Hot tears covered my hands. I brushed my wet hair from my face and looked up from the table and into my husband’s eyes. Some noise blaring from the television kept our children entertained while I stepped away from dinner prep and tried to get my bearings. The two plastic sticks on the bathroom counter had flashed “pregnant” but I couldn’t believe it. Couldn’t accept it. This was impossible. Well, obviously not impossible, but it seemed so unlikely. More than that, I had some kind of unspoken deal with God. I would work on getting better, and He would give me time. I needed time and lots of it. I needed space, distance, a great arm’s length from the darkness that had been the year before, and I was just coming out of the fog.
For months and months, I had been struggling with postpartum depression. I’m no stranger to depression, but this was a new beast. It wore a different mask, and it took me almost a year to realize that I needed help. For the sake of my marriage, my children, and my own sanity, I needed help. It peaked during some naptime battle in the bleak days of February where winter was dragging its heavy feet, and the end just wasn’t in sight. I sat there on the edge the tub, crying and thinking “if only something happened to me and I could leave this place.” I immediately texted a girlfriend of mine who has been a lifeline for me on more than one occasion. She talked to me until my face stopped tingling and the panic had subsided. That week I had to call my husband home from work and we made a plan. I would get help, and I did.
My therapist was a true God-send. Together, she helped me work through the muck that I had been dragging myself and my family through. On my second to the last session, we were doing some wrapping up. I had started exercising, we moved into a better place for our family, and I was really started to do a lot more living and less surviving. So on that day, she asked me what were some last few things I might like to discuss. I mentioned that NFP (natural family planning) had been a real challenge for us during the last year, and this was a first for us. My first three pregnancies were planned. Even though we lost our first baby to miscarriage, we were fortunate in that the months we were ready to expand our family, I got pregnant right away. And after my first was born, my cycles returned within a couple of months due to breastfeeding not working out, so charting my signs of fertility was a breeze. My second son was able to nurse, so my cycles had not returned for several months, and I felt like we were in no-man’s land. His birth has hard on me both physically and mentally, and with the depression on top of it all, I was just not ready.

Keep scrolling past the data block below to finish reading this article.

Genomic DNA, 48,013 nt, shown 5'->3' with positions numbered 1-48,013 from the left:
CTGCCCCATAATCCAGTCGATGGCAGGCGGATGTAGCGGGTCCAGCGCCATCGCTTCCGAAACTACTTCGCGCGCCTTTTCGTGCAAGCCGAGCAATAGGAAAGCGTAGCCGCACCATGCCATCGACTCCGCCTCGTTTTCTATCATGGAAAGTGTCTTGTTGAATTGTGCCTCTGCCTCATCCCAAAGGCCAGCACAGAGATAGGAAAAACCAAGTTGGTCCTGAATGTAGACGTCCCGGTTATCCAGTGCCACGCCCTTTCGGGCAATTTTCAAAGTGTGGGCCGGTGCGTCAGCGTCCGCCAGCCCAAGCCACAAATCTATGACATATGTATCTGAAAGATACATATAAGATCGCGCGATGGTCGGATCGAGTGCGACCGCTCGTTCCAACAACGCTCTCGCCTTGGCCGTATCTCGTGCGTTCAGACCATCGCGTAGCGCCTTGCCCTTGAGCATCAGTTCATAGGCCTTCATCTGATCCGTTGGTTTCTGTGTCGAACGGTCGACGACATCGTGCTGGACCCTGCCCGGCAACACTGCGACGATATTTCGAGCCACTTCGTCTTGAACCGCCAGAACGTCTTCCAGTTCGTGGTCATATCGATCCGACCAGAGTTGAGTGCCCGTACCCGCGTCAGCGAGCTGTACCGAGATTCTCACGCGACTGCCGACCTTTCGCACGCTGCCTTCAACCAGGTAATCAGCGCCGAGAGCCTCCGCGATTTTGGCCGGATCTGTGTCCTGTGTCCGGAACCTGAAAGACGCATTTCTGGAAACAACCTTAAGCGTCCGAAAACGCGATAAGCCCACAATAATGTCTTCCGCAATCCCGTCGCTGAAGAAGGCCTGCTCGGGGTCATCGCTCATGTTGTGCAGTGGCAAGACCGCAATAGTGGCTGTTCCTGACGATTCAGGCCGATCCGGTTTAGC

#nobabies2016 I jokingly said to friends.
But she encouraged me to talk it through. What would happen if we were blessed with another baby right now? My immediate reaction was something along the lines of “it would not be a blessing.” She reminded me that nine months is a long time to prepare for a baby. I left feeling less freaked out about the prospect but confident that I wouldn’t need to worry about another pregnancy any time soon. Shortly after that session, I was at the grocery store and, while gazing lovingly at a package of chocolate donuts, the pieces started to fall into place. The wall of exhaustion that I had been hitting every day for a couple of weeks now. The weeping over shows in the last few days. I turned around from the checkout lane and threw a box of pregnancy tests in my basket.
That night, sitting with my husband at the table, I cried. I cried for days. I just couldn’t go through the wringer again. I felt trapped. And for the first time in my life, I was mad at God. Hadn’t we been faithful? We were good Catholics who were open to life! We had two children, and I was still nursing one! It wasn’t like we didn’t want more children, we just didn’t want another one right then.
By the end of the summer, after spending weeks feeling like I had to defend our personal choices to continue to use NFP, but feeling afraid to reveal that this wasn’t exactly an intentional pregnancy, I was in a much better place. I wasn’t so angry anymore. My heart was softened, and that was a good thing because I needed a real “come to Jesus” moment. We were on our annual pilgrimage to the Shrine of our Lady of Guadalupe in Wisconsin with good friends of ours. I was kneeling in the confessional, and the sweet priest reminded me of something that I had truly forgotten. While my husband and I were involved in the creation of this new human being, we were still merely co-creators.
Before I formed you in the womb, I knew you -Jeremiah 1:5
And there I was, crying again. God had ordained this little life before he ever started growing in my body. While we had a perfectly good reason to postpone a pregnancy, God knew better. So my new goal was to shift my attitude from one of a victim to one of gratitude. Because even then, no life is guaranteed. It wasn’t a sure thing that I would even get to meet this baby, or wake up the next day. I don’t know the whole story yet, but I do know that this sweet baby has been such a delight for our family and a joy to my heart. His disposition is so mild, and he’s just started smiling. That gummy grin lights up my heart, and it’s been such a reminder that the rainbow comes after the storm and I can trust my Lord to stand through it all with me.
Written by Jacqui Skemp. Find out more about her here.